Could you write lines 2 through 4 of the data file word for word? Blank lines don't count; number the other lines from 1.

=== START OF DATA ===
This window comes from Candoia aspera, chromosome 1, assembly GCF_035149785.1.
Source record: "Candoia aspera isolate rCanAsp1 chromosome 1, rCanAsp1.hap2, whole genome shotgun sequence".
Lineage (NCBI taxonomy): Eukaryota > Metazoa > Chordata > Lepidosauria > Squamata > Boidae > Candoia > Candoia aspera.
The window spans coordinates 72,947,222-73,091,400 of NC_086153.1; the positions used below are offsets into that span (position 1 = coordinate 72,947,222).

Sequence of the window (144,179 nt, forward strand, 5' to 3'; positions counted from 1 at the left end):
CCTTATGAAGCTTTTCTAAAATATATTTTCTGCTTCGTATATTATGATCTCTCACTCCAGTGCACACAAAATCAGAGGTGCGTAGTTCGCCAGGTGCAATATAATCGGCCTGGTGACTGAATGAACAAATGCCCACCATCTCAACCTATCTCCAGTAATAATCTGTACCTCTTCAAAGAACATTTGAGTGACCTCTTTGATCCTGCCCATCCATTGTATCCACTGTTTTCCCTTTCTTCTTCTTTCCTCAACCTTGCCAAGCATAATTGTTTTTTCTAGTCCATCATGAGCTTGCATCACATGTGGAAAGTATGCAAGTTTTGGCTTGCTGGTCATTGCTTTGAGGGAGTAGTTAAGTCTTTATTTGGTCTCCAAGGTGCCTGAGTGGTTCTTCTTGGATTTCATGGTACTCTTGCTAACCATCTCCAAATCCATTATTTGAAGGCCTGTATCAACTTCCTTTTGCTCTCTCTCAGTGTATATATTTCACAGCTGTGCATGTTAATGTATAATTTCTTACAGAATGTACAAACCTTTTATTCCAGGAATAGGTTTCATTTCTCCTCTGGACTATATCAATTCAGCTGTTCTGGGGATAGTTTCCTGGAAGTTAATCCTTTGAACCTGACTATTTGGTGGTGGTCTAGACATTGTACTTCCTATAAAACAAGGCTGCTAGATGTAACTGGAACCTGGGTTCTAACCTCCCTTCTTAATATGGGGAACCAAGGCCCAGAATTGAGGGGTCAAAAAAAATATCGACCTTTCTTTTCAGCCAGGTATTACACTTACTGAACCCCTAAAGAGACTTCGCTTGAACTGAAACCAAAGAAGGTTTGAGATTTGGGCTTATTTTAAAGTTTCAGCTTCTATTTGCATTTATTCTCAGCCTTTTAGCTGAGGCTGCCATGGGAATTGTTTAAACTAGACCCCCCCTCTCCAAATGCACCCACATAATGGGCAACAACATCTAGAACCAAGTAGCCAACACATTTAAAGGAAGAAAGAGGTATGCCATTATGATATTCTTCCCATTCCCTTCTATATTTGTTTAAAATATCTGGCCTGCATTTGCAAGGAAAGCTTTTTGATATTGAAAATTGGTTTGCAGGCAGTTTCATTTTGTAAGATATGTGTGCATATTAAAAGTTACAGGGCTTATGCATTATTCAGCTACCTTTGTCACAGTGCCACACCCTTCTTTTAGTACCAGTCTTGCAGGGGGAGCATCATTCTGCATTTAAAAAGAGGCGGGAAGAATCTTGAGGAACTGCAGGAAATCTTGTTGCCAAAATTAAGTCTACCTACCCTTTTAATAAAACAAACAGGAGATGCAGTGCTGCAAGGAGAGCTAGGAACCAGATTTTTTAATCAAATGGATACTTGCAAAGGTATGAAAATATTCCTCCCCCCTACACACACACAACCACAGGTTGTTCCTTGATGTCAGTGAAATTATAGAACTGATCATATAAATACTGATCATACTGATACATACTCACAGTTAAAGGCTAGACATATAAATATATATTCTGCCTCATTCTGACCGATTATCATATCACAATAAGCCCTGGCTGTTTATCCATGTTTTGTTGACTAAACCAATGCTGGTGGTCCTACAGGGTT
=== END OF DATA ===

Source record: "Candoia aspera isolate rCanAsp1 chromosome 1, rCanAsp1.hap2, whole genome shotgun sequence".
Lineage (NCBI taxonomy): Eukaryota > Metazoa > Chordata > Lepidosauria > Squamata > Boidae > Candoia > Candoia aspera.
The window spans coordinates 72,947,222-73,091,400 of NC_086153.1; the positions used below are offsets into that span (position 1 = coordinate 72,947,222).